Published as a copyright pamphlet in the US in 1916, with the title ‘The Neutral’. Also published as “The Neutral, 1916” as the final poem in the prose collection Sea Warfare, a very prominent and telling position. The title was changed to “The Question” when it was collected in The Years Between (1919) and it kept that title when collected in I.V. (1919) and in D.V.1940.
It appears twice in the Sussex Edition: in Vol. 26 as “The Neutral” and in Vol. 33 as “The Question”, similarly in the Burwash Edition vols. 20 and 26. It is collected in the 2013 Cambridge Edition (Ed. Pinney) on p. 1080.
The original title was a very insulting one at that time. The poem was written to condemn America’s stance in remaining aloof from the war in Europe. A new president, Woodrow Wilson, who had boasted he would keep the United States out of the war had just been elected. The following year, 1917, America finally entered the war. Accordingly, when the poem was collected in The Years Between Kipling changed the title and added an epigraph ‘1916’ to indicate the original circumstances in which it had been written. (He also wrote a new much less powerful poem to go with it called “The Choice”, also collected in The Years Between and printed there immediately following “The Question”).
As time passed and memories of the war became less precise, it became increasingly necessary to offer some explanation of this poem. In 1929, when The Years Between was reprinted in Poems 1886-1929, Kipling added the subtitle “(Neutrals)”. When it was reprinted in Inclusive Verse (1933) Kipling added this explanatory note: ‘Attitude of the United States of America during the first two years, seven months and four days of the Great War.’
Notes on the Text
Brethren: archaic plural of ‘brothers’, with a strongly Biblical and religious overtone, lending weight. The language of this poem subtly appeals to the Christian tradition shared by both Britain and the United States.
If it be: deliberately formal and archaic, instead of ‘if it is’; language chosen to give weight.t
proven: archaic form of ‘proved’, with legal associations, again chosen to give weight: changed from ‘shewn’ ie shown in the copyright edition.
For whom a world has died: Daniel Hadas notes: This inverts the Christian language stating Christ died for the world:
e.g. John 6.51, “the bread that I will give is my flesh, which I will give for the life of the world”; John 12.47, “for I came not to judge the world world,:to save the world”;1 John 2.2, “And he is the propitiation for our sins: and not for ours only, but also for the sins of the whole world”. [D.H.]
[Stanza 2] Daniel Hadas notes: See Matthew 26.18: “For this is my blood of the new testament, which is shed for many for the remission of sins” See also Mark 14.24. See also the Rite of Consecration in the Book of Common Prayer: “Drink ye all of this; for this is my Blood of the New Testament, which is shed for you and for many for the remission of sins”.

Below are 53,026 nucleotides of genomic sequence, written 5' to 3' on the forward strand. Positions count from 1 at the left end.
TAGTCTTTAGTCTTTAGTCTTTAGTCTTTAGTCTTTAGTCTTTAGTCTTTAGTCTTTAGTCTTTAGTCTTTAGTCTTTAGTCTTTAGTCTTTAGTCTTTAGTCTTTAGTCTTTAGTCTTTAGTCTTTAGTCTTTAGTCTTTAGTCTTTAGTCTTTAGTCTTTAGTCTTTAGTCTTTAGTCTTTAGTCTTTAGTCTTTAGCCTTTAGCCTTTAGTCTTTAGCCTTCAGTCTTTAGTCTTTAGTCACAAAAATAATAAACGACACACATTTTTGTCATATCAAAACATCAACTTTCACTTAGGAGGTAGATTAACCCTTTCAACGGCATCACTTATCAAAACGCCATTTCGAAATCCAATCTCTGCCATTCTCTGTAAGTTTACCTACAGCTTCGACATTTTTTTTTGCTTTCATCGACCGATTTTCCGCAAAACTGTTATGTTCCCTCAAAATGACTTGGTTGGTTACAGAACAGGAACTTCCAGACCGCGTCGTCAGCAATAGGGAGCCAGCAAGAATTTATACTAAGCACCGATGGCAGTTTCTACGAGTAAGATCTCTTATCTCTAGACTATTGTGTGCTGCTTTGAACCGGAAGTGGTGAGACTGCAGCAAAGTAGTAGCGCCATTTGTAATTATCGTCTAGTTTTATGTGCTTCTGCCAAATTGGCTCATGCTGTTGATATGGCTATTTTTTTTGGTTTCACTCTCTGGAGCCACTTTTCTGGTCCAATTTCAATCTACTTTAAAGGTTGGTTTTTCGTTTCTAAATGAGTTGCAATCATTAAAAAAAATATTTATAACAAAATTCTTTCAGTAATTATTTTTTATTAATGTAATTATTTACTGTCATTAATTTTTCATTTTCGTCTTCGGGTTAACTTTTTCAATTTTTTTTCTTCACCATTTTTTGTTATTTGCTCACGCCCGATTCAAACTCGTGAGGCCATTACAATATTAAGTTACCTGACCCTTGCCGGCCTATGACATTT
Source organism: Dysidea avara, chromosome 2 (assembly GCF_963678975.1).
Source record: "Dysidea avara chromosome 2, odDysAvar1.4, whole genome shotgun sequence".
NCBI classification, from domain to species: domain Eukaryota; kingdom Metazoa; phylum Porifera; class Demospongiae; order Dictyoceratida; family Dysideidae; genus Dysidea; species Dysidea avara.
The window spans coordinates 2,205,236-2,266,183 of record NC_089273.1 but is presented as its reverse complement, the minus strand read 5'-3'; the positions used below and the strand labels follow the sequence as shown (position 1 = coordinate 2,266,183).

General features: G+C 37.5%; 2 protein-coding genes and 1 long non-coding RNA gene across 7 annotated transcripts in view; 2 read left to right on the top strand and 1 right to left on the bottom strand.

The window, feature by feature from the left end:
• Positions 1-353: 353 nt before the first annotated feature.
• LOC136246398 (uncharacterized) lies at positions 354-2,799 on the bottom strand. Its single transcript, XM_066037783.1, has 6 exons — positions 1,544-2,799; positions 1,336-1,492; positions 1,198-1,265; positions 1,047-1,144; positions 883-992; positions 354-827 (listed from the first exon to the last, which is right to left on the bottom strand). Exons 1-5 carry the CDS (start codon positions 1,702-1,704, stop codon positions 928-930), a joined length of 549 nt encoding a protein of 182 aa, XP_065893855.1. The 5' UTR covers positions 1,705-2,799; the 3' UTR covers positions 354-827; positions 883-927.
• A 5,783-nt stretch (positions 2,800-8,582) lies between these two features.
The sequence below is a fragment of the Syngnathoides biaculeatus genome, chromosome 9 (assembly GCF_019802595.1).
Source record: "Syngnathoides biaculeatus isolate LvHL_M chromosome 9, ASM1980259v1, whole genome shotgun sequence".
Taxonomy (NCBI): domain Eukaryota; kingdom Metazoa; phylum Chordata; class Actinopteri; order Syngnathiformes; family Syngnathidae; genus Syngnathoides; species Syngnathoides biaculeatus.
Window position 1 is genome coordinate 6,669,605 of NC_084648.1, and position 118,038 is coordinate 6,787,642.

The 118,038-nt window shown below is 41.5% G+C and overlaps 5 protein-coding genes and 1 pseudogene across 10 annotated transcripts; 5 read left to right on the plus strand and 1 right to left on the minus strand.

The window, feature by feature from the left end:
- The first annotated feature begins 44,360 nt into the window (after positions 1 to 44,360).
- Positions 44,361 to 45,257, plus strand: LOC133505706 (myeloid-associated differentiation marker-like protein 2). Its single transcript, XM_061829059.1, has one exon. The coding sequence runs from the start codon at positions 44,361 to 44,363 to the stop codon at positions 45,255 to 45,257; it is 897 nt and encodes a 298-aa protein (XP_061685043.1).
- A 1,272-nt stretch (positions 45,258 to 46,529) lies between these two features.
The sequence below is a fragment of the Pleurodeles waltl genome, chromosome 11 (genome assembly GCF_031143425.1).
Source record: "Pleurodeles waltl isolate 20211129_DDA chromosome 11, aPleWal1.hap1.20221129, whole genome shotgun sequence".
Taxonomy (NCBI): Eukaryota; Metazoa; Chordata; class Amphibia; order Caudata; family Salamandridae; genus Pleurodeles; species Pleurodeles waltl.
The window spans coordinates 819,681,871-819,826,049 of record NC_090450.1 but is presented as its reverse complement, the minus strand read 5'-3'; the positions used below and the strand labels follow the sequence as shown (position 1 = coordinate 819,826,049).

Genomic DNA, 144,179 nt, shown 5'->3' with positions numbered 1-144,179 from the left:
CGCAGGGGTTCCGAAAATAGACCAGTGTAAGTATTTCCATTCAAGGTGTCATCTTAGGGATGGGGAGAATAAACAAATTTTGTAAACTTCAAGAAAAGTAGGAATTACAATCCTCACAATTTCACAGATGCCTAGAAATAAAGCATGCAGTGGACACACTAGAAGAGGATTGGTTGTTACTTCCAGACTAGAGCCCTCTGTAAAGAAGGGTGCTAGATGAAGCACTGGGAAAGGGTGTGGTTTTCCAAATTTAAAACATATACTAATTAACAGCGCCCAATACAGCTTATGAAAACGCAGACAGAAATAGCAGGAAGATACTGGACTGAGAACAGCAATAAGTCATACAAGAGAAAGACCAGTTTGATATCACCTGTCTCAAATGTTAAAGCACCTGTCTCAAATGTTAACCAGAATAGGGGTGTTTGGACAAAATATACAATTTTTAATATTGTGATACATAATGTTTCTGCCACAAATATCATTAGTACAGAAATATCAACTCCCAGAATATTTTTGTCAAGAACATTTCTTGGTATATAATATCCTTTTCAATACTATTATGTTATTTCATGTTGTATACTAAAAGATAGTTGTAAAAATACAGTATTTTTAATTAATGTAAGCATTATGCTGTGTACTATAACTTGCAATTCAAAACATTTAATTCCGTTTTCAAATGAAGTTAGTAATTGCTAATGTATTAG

This merely adapts the Latin rite (but presumably Kipling’s familiarity was only with the English one). So again, the sacrifice is inverted: the many (England, France, etc) suffer for the one (America), rather than the one (Christ) for the many (Mankind). [D.H.]
battle-blind: crazy for a fight, or from fighting
dying with open eyes?: fully aware, knowing what they were doing
they did not ask me to draw the sword: just as Christ at Gethsemane tells an unnamed apostle (Matthew 26.52; Luke 22.51) or St Peter (John 18.11) to put away his sword. [D.H.]
I answered I knew them not?: See Shakespeare Henry IV Part 2, V, 5 where, on becoming king, the Prince repudiates Falstaff, his old friend in need. There may also be an echo of Peter’s denial of Christ in the New Testament: Luke 22,54-57, 59-62; Mark 14,69-70, Matthew 26,73-75, John 18,13-27
Again, we could see America being cast in the role of an inverted Christ. See Matthew 7.23, “And then will I profess unto them, I never knew you: depart from me, ye that work iniquity” (see also Luke 13.27).[D.H.]
Their death has set me free: the phrase echoes Christian language and theology. The death of Jesus was said to have made humanity free.
bought for me: again, language associated with the death of Jesus, said to have bought back or redeemed the world.
being questioned, denied: See Peter’s denial of Christ, above. By the end of this poem, Christ’s death for mankind has been appropriated and transformed. Daringly Kipling argues that it is suffering European mankind, humanity not a god, that is dying. These deaths are accepted in order to save the world of the future in which the United States can continue to flourish.
©Mary Hamer 2014 All rights reserved